Watch out for dangers on ice - WSIL-TV 3 Southern Illinois

Watch out for dangers on ice

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WILLIAMSON CO. -- Winters cold enough to freeze lakes solid in southern Illinois are few and far between, and some are taking the opportunity to get out on the ice for some fun.

"We've done this once before," Tyson Baker said. "I think it was back in 2008. That was the last time we knew it was thick enough and sturdy enough to support all of us to play hockey."

Hockey enthusiasts like Baker took to Crab Orchard to knock the puck around during this rare opportunity. He said they couldn't resist the chance to play hockey locally.

He and his team often travel to places like Evansville to play their favorite sport.

"Once we started seeing the forecast was going to stay below freezing for about a week or so, we knew we would have the opportunity," he said. "We thought New Years Day would be a good year to do it."

While it may be fun, firefighters like Marion Fire Lieutenant Jim Escue said ice can be deceiving and is never 100 percent safe.

"Don't trust it. Don't get out on the ice.I know it's tempting, but kids get out there playing and they fall through and they're in trouble," Lt. Escue said.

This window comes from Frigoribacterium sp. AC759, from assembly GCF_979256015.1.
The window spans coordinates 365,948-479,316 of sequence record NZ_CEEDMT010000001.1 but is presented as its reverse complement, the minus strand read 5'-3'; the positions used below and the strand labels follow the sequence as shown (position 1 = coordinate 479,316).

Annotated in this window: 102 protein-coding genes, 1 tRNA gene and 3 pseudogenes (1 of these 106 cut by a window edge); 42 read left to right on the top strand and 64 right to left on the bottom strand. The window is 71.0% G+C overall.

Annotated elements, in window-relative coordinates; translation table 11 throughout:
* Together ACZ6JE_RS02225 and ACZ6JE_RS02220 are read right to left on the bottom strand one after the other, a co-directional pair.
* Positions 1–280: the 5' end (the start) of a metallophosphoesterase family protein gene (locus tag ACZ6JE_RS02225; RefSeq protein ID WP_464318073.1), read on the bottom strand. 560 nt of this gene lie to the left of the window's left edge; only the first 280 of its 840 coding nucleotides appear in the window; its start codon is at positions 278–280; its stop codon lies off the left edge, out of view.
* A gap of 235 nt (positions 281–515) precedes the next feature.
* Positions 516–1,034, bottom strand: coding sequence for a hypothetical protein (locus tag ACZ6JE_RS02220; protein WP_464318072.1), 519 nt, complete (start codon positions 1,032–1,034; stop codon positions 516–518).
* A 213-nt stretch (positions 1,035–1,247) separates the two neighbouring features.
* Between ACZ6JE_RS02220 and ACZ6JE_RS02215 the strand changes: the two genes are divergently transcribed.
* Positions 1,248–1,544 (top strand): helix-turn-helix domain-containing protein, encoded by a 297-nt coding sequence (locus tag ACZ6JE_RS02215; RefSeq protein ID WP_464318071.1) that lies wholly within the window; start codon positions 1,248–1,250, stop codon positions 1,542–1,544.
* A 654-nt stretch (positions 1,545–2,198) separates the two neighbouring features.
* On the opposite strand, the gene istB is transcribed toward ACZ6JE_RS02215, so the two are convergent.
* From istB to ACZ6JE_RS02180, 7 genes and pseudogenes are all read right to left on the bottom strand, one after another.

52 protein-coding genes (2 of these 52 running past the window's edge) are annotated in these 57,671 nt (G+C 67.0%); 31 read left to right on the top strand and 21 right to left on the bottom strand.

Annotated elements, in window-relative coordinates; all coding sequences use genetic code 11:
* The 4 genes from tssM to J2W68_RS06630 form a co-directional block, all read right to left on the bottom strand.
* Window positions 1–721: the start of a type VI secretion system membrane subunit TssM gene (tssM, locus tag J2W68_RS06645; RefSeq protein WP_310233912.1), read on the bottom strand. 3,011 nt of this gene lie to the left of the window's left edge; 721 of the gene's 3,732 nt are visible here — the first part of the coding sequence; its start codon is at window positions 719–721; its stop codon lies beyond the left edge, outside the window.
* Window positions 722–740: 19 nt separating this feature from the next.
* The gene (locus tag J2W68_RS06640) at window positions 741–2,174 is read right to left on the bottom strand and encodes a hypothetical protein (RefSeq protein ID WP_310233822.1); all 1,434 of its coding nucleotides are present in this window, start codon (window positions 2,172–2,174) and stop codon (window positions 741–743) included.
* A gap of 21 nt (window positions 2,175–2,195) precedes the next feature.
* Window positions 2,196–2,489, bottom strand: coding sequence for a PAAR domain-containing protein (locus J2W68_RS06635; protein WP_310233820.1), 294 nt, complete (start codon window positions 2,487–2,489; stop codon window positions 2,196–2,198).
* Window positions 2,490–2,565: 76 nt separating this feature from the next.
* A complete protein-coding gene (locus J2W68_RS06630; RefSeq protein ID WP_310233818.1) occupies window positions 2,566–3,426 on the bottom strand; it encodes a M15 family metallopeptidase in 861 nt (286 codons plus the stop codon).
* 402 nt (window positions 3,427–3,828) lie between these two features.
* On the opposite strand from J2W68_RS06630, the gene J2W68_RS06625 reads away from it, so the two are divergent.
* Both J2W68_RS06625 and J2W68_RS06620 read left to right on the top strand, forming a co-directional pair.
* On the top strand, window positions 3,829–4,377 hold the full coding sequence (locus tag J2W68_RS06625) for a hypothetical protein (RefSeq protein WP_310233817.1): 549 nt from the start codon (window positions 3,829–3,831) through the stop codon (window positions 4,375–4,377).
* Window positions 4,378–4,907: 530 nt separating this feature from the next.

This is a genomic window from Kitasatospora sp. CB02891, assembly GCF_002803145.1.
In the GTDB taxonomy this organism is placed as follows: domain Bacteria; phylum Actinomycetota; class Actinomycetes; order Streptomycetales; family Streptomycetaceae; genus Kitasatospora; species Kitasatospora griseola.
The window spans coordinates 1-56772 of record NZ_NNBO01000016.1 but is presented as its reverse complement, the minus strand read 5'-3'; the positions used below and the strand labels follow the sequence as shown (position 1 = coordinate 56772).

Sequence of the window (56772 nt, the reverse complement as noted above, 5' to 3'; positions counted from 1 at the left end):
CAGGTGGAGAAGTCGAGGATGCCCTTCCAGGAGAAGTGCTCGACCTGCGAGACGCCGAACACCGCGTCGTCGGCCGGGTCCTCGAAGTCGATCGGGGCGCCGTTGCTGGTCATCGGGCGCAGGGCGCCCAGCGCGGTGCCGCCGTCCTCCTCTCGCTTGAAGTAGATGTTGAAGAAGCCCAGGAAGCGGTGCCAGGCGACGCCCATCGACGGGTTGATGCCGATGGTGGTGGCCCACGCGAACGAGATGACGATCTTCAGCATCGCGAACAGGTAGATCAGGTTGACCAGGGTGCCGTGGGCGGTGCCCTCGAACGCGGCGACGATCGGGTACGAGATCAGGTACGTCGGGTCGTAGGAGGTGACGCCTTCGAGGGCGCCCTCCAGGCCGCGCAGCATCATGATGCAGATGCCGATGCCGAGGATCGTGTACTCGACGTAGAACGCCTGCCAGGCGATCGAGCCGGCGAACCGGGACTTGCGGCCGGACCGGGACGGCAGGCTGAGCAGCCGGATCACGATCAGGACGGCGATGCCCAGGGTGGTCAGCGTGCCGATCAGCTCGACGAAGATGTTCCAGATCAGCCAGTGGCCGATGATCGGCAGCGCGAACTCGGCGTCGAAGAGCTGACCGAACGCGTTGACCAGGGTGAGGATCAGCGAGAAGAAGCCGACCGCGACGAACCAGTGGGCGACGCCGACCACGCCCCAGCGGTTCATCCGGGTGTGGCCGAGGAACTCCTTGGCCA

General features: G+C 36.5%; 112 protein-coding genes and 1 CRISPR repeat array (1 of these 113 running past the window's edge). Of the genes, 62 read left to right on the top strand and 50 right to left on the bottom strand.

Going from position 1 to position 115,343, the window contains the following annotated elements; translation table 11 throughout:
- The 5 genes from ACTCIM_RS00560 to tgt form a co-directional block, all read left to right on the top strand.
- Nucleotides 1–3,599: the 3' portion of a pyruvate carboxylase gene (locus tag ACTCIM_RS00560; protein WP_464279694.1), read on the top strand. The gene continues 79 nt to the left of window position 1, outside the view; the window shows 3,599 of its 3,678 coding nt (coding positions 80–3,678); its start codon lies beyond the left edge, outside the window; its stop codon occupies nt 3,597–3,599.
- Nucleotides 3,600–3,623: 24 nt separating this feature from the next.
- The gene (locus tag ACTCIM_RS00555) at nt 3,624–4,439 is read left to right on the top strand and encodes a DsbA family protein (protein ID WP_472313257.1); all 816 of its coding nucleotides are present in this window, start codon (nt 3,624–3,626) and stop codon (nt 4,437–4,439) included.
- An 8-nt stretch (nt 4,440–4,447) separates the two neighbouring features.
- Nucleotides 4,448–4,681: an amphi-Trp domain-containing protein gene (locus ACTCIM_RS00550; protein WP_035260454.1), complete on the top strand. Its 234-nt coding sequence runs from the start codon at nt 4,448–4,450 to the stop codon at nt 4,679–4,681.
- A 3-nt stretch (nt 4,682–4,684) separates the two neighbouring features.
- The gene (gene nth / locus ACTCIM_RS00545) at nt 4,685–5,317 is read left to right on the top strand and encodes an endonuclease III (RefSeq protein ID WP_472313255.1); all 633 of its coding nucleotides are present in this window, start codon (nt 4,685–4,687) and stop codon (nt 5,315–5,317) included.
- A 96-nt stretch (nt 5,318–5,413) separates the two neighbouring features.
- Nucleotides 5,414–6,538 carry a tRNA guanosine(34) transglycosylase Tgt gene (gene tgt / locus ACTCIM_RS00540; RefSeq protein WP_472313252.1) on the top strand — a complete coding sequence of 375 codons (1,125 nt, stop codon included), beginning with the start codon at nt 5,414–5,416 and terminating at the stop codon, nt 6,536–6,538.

Escue and his crew are trained in ice rescues and have the gear to quickly get someone out of the frigid waters.

He said it's all about speed when someone falls through the ice.

"We've got guys getting dressed on the way there. A couple guys in the back will be putting their suits on," he said.

The Illinois Department of Natural Resources shows that ice must be at least 4 inches thick to be relatively safe to walk on.

Baker knows getting on the ice can't be a spur of the moment decision.

"We came out here and made sure. We drilled the hole in the ice make sure it was thick enough. Based on recommendations, they said 5 inches is plenty thick," Baker said.

Whether you know what you're doing or not, Escue said it's best to stay off the ice, but if you do fall through, don't panic.

"Try to stay calm," he said. "I know when you're in that frigid water it's easy to panic. We're going to get our guys out there as safely and quickly as possible."

Escue said the fire department will first try to rescue the person by throwing a rope to them to try and pull them out; however, they will begin to get one of their rescue members onto the ice in a special wetsuit who will go out to the distressed person.

Click here for more ice safety tips from the IDNR.

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